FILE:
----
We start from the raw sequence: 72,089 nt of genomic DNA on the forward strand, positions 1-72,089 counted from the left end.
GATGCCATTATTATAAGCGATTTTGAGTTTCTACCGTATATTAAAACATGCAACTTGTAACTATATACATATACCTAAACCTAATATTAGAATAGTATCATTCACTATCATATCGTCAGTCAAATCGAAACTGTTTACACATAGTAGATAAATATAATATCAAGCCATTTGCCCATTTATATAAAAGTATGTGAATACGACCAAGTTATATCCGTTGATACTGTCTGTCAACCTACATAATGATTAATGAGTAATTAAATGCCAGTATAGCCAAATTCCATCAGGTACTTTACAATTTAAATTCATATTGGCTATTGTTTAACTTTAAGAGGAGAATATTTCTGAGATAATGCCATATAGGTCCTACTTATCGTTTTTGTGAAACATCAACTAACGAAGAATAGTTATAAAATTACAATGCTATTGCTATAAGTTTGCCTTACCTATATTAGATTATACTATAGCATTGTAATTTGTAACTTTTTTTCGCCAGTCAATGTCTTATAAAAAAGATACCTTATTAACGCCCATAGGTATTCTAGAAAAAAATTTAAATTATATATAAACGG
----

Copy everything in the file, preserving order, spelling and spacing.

We start from the raw sequence: 72,089 nt of genomic DNA on the forward strand, positions 1-72,089 counted from the left end.
GATGCCATTATTATAAGCGATTTTGAGTTTCTACCGTATATTAAAACATGCAACTTGTAACTATATACATATACCTAAACCTAATATTAGAATAGTATCATTCACTATCATATCGTCAGTCAAATCGAAACTGTTTACACATAGTAGATAAATATAATATCAAGCCATTTGCCCATTTATATAAAAGTATGTGAATACGACCAAGTTATATCCGTTGATACTGTCTGTCAACCTACATAATGATTAATGAGTAATTAAATGCCAGTATAGCCAAATTCCATCAGGTACTTTACAATTTAAATTCATATTGGCTATTGTTTAACTTTAAGAGGAGAATATTTCTGAGATAATGCCATATAGGTCCTACTTATCGTTTTTGTGAAACATCAACTAACGAAGAATAGTTATAAAATTACAATGCTATTGCTATAAGTTTGCCTTACCTATATTAGATTATACTATAGCATTGTAATTTGTAACTTTTTTTCGCCAGTCAATGTCTTATAAAAAAGATACCTTATTAACGCCCATAGGTATTCTAGAAAAAAATTTAAATTATATATAAACGG